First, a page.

• Although the study was open to children and young people with any eating disorder, 94% of participants were diagnosed with anorexia nervosa, limiting the generalisability of findings to other types of eating disorders.
  • Some participants received additional treatment prior to online FBT, such as inpatient care or intensive outpatient programs. The level and frequency of prior care might have influenced how people respond to online FBT (Le Grange et al., 2012), however this was not included as a moderator in analyses.
  • Overall duration of treatment, alongside frequency of care team meetings (and with which members), was unclear. This lack of clarity makes results difficult to interpret and reduces replicability.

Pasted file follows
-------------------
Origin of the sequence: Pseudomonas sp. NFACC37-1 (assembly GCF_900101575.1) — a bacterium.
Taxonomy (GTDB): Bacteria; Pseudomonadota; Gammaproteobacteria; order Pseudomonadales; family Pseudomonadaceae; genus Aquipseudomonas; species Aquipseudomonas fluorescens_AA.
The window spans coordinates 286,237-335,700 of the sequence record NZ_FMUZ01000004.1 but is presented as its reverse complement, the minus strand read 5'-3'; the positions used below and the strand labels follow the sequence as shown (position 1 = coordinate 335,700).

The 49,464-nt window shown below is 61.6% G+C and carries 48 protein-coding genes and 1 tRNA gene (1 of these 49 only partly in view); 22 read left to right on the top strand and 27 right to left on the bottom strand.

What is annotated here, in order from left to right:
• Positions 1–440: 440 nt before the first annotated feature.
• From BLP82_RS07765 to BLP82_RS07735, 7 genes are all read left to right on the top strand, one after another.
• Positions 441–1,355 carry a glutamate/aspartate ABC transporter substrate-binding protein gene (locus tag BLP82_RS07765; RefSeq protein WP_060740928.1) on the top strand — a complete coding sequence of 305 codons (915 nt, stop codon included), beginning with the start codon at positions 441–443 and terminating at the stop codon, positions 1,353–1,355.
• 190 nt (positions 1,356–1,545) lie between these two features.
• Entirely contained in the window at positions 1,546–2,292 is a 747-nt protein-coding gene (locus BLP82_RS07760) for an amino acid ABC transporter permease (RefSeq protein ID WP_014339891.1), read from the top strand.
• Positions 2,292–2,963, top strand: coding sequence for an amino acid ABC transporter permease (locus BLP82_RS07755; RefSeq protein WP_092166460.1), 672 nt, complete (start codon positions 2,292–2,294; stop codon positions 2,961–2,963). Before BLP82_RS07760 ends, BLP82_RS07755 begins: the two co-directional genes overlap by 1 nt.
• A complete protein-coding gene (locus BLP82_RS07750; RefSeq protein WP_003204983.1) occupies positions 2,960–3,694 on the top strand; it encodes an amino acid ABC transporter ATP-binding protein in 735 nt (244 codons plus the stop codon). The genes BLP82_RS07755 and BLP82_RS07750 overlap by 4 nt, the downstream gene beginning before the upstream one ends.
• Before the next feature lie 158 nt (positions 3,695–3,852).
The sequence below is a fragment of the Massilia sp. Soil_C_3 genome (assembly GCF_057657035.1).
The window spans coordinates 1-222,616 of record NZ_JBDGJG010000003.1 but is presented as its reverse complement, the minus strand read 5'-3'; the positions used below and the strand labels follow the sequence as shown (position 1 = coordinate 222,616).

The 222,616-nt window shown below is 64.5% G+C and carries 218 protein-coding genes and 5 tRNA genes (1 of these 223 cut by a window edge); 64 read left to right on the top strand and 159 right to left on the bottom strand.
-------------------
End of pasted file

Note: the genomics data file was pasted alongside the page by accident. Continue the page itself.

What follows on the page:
• Finally, although the study emphasised the multidisciplinary element of online FBT, its effects were not further examined. Given findings from previous research, examining this in further depth would have been valuable, especially the impact of peer and family mentors on outcomes.
The addition of peer and family support to virtual family-based therapy (FBT) for children and young people with eating disorders should be further examined

The addition of peer and family support to online family-based therapy (FBT) for children and young people with eating disorders should be further examined.

Implications for practice

This research presents novel findings relating to online FBT for children and young people with eating disorders, indicating its potential to aid weight gain, reduce eating disorder and anxiety symptom severity, and improve caregiver self-efficacy. These findings emphasise the potential utility of online FBT within clinical practice, and the possibilities for addressing long waiting times and clinician availability. In addition, traditional FBT was extended by the provision of support from peer and family mentors, highlighting the potential for integrating lived experience perspectives alongside medical expertise within online FBT.